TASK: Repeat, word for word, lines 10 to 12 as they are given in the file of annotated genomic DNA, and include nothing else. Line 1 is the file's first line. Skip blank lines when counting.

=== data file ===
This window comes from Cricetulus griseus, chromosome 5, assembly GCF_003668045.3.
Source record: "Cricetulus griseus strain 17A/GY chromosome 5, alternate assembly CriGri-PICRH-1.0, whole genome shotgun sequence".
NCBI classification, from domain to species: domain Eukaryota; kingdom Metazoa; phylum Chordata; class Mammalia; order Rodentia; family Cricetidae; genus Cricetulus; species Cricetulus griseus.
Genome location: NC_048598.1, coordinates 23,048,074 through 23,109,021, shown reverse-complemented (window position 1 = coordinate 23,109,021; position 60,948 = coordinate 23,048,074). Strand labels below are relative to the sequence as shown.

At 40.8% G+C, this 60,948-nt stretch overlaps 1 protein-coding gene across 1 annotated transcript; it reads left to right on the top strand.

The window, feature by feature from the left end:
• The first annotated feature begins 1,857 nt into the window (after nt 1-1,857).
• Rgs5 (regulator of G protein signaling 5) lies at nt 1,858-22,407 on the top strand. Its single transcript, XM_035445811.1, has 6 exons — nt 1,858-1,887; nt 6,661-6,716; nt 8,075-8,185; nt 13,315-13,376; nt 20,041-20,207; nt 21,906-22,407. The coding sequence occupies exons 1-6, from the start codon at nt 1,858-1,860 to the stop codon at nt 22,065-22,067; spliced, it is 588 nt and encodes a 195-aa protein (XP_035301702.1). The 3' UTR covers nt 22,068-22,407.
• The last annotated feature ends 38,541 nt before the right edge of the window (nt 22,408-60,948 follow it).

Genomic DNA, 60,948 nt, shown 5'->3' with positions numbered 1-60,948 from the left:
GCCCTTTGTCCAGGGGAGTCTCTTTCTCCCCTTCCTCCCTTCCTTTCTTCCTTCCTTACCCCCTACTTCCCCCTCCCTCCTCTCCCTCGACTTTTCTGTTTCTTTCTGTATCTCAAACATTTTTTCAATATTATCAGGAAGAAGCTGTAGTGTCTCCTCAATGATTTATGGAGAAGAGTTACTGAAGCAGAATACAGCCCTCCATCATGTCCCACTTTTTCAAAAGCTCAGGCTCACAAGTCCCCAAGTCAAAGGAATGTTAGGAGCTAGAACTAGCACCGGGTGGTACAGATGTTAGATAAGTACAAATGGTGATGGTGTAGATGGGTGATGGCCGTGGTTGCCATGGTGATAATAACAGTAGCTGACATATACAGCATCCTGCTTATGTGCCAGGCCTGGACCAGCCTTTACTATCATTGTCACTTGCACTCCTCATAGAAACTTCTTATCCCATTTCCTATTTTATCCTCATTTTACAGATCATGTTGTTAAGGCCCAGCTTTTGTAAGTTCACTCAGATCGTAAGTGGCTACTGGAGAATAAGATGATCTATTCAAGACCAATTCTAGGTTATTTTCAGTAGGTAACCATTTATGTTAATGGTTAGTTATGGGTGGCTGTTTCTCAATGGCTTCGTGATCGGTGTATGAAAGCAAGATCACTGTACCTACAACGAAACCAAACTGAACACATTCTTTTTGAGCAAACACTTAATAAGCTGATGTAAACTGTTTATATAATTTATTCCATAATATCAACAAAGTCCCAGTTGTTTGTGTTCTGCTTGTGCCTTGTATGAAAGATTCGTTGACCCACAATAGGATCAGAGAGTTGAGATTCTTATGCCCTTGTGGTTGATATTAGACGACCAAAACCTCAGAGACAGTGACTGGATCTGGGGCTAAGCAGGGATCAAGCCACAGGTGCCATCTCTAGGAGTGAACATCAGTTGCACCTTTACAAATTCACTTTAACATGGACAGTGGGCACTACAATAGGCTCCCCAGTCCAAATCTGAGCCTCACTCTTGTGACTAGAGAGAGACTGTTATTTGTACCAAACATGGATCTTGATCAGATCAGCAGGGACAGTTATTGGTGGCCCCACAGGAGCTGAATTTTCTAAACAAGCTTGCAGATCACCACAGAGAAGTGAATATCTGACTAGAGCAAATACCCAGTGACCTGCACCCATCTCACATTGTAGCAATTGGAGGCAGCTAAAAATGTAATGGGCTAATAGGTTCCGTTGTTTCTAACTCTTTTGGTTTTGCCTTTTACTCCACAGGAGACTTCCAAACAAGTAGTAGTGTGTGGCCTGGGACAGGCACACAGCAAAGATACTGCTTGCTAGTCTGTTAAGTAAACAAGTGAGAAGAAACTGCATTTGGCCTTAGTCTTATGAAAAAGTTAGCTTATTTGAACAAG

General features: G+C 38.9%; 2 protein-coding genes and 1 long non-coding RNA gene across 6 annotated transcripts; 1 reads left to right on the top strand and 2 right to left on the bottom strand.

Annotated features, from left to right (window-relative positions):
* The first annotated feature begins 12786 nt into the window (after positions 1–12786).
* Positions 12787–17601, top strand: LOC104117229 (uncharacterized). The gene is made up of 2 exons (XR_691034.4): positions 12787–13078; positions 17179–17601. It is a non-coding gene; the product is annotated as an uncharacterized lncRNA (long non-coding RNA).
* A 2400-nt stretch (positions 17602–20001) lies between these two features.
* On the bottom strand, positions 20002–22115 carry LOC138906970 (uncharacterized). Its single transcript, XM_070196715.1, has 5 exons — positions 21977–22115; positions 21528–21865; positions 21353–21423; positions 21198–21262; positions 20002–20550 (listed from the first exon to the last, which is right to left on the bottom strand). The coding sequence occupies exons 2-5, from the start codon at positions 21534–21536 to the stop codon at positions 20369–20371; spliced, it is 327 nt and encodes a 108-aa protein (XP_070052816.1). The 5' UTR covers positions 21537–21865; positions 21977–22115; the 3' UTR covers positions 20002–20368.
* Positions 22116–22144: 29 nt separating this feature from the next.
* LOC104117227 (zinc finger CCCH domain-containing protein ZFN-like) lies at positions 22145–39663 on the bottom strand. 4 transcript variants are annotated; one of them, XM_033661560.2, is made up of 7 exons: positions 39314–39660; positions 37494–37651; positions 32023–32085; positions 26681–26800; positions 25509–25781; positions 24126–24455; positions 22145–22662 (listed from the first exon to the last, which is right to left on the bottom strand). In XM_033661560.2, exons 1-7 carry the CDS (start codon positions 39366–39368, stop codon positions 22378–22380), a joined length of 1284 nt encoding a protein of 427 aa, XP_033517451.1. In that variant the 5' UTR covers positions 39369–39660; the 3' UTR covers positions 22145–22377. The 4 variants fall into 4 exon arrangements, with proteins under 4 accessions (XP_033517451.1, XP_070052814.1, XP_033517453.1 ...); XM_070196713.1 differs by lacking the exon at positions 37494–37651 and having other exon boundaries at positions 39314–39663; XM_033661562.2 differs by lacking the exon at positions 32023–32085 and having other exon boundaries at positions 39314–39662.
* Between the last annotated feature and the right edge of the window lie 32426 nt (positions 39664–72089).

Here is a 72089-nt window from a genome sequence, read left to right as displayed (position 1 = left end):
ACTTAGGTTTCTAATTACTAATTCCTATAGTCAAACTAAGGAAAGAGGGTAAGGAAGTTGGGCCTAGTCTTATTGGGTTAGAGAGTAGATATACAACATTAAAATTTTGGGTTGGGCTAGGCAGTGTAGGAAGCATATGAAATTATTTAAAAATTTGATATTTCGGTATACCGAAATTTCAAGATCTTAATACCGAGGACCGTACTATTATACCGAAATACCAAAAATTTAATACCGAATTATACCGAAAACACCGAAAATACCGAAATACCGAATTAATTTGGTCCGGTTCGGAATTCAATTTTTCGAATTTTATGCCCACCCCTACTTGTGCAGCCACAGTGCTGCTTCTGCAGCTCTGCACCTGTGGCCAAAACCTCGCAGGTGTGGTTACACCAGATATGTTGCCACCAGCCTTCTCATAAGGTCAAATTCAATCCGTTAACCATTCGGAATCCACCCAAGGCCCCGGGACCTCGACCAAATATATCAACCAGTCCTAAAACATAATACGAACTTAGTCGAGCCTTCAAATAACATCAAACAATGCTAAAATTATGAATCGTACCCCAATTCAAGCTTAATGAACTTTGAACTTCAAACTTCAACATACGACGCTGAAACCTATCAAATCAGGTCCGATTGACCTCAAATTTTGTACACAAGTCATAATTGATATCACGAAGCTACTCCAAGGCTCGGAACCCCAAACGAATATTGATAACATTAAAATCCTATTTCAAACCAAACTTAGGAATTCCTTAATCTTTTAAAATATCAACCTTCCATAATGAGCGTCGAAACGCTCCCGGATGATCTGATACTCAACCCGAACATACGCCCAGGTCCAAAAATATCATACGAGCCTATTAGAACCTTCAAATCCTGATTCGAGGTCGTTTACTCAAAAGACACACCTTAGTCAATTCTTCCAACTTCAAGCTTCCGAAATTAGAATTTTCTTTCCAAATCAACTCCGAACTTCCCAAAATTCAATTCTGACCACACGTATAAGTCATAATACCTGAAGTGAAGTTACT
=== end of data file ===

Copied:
Genomic DNA, 60,948 nt, shown 5'->3' with positions numbered 1-60,948 from the left:
GCCCTTTGTCCAGGGGAGTCTCTTTCTCCCCTTCCTCCCTTCCTTTCTTCCTTCCTTACCCCCTACTTCCCCCTCCCTCCTCTCCCTCGACTTTTCTGTTTCTTTCTGTATCTCAAACATTTTTTCAATATTATCAGGAAGAAGCTGTAGTGTCTCCTCAATGATTTATGGAGAAGAGTTACTGAAGCAGAATACAGCCCTCCATCATGTCCCACTTTTTCAAAAGCTCAGGCTCACAAGTCCCCAAGTCAAAGGAATGTTAGGAGCTAGAACTAGCACCGGGTGGTACAGATGTTAGATAAGTACAAATGGTGATGGTGTAGATGGGTGATGGCCGTGGTTGCCATGGTGATAATAACAGTAGCTGACATATACAGCATCCTGCTTATGTGCCAGGCCTGGACCAGCCTTTACTATCATTGTCACTTGCACTCCTCATAGAAACTTCTTATCCCATTTCCTATTTTATCCTCATTTTACAGATCATGTTGTTAAGGCCCAGCTTTTGTAAGTTCACTCAGATCGTAAGTGGCTACTGGAGAATAAGATGATCTATTCAAGACCAATTCTAGGTTATTTTCAGTAGGTAACCATTTATGTTAATGGTTAGTTATGGGTGGCTGTTTCTCAATGGCTTCGTGATCGGTGTATGAAAGCAAGATCACTGTACCTACAACGAAACCAAACTGAACACATTCTTTTTGAGCAAACACTTAATAAGCTGATGTAAACTGTTTATATAATTTATTCCATAATATCAACAAAGTCCCAGTTGTTTGTGTTCTGCTTGTGCCTTGTATGAAAGATTCGTTGACCCACAATAGGATCAGAGAGTTGAGATTCTTATGCCCTTGTGGTTGATATTAGACGACCAAAACCTCAGAGACAGTGACTGGATCTGGGGCTAAGCAGGGATCAAGCCACAGGTGCCATCTCTAGGAGTGAACATCAGTTGCACCTTTACAAATTCACTTTAACATGGACAGTGGGCACTACAATAGGCTCCCCAGTCCAAATCTGAGCCTCACTCTTGTGACTAGAGAGAGACTGTTATTTGTACCAAACATGGATCTTGATCAGATCAGCAGGGACAGTTATTGGTGGCCCCACAGGAGCTGAATTTTCTAAACAAGCTTGCAGATCACCACAGAGAAGTGAATATCTGACTAGAGCAAATACCCAGTGACCTGCACCCATCTCACATTGTAGCAATTGGAGGCAGCTAAAAATGTAATGGGCTAATAGGTTCCGTTGTTTCTAACTCTTTTGGTTTTGCCTTTTACTCCACAGGAGACTTCCAAACAAGTAGTAGTGTGTGGCCTGGGACAGGCACACAGCAAAGATACTGCTTGCTAGTCTGTTAAGTAAACAAGTGAGAAGAAACTGCATTTGGCCTTAGTCTTATGAAAAAGTTAGCTTATTTGAACAAG

General features: G+C 38.9%; 2 protein-coding genes and 1 long non-coding RNA gene across 6 annotated transcripts; 1 reads left to right on the top strand and 2 right to left on the bottom strand.